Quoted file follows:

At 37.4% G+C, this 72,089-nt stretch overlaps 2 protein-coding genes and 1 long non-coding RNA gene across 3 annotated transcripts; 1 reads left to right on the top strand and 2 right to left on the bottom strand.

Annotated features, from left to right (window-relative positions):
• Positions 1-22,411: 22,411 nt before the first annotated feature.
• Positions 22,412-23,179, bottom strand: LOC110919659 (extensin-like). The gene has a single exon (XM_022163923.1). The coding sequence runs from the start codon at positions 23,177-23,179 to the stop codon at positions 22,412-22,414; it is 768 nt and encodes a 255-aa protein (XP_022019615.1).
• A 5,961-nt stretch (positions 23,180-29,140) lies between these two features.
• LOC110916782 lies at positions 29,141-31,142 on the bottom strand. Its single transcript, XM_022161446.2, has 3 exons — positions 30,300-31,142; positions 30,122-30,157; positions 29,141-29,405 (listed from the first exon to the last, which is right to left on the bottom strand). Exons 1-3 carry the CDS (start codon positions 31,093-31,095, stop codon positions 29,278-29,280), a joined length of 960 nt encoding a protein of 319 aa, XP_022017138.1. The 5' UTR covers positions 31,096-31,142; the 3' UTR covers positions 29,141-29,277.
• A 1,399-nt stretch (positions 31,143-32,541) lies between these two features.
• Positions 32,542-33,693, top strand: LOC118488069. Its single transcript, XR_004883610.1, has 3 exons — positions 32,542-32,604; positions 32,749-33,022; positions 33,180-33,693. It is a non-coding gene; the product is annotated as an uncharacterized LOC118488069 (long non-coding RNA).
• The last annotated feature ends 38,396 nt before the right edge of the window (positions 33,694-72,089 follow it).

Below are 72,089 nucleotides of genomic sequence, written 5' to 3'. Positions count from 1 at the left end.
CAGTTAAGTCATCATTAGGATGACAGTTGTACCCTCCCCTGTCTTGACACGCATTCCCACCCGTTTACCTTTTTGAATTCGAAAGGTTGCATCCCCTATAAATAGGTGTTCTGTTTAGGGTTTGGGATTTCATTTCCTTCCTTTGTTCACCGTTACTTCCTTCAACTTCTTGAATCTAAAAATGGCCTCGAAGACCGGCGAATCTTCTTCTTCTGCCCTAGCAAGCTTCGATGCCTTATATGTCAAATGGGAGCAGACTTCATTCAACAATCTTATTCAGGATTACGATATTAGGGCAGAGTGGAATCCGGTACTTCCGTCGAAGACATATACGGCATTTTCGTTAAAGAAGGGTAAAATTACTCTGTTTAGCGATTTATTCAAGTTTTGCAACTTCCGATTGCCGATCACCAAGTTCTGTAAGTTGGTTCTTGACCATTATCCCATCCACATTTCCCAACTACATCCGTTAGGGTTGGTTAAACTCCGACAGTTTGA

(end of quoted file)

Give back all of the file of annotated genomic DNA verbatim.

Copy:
At 37.4% G+C, this 72,089-nt stretch overlaps 2 protein-coding genes and 1 long non-coding RNA gene across 3 annotated transcripts; 1 reads left to right on the top strand and 2 right to left on the bottom strand.

Annotated features, from left to right (window-relative positions):
• Positions 1-22,411: 22,411 nt before the first annotated feature.
• Positions 22,412-23,179, bottom strand: LOC110919659 (extensin-like). The gene has a single exon (XM_022163923.1). The coding sequence runs from the start codon at positions 23,177-23,179 to the stop codon at positions 22,412-22,414; it is 768 nt and encodes a 255-aa protein (XP_022019615.1).
• A 5,961-nt stretch (positions 23,180-29,140) lies between these two features.
• LOC110916782 lies at positions 29,141-31,142 on the bottom strand. Its single transcript, XM_022161446.2, has 3 exons — positions 30,300-31,142; positions 30,122-30,157; positions 29,141-29,405 (listed from the first exon to the last, which is right to left on the bottom strand). Exons 1-3 carry the CDS (start codon positions 31,093-31,095, stop codon positions 29,278-29,280), a joined length of 960 nt encoding a protein of 319 aa, XP_022017138.1. The 5' UTR covers positions 31,096-31,142; the 3' UTR covers positions 29,141-29,277.
• A 1,399-nt stretch (positions 31,143-32,541) lies between these two features.
• Positions 32,542-33,693, top strand: LOC118488069. Its single transcript, XR_004883610.1, has 3 exons — positions 32,542-32,604; positions 32,749-33,022; positions 33,180-33,693. It is a non-coding gene; the product is annotated as an uncharacterized LOC118488069 (long non-coding RNA).
• The last annotated feature ends 38,396 nt before the right edge of the window (positions 33,694-72,089 follow it).

Below are 72,089 nucleotides of genomic sequence, written 5' to 3'. Positions count from 1 at the left end.
CAGTTAAGTCATCATTAGGATGACAGTTGTACCCTCCCCTGTCTTGACACGCATTCCCACCCGTTTACCTTTTTGAATTCGAAAGGTTGCATCCCCTATAAATAGGTGTTCTGTTTAGGGTTTGGGATTTCATTTCCTTCCTTTGTTCACCGTTACTTCCTTCAACTTCTTGAATCTAAAAATGGCCTCGAAGACCGGCGAATCTTCTTCTTCTGCCCTAGCAAGCTTCGATGCCTTATATGTCAAATGGGAGCAGACTTCATTCAACAATCTTATTCAGGATTACGATATTAGGGCAGAGTGGAATCCGGTACTTCCGTCGAAGACATATACGGCATTTTCGTTAAAGAAGGGTAAAATTACTCTGTTTAGCGATTTATTCAAGTTTTGCAACTTCCGATTGCCGATCACCAAGTTCTGTAAGTTGGTTCTTGACCATTATCCCATCCACATTTCCCAACTACATCCGTTAGGGTTGGTTAAACTCCGACAGTTTGA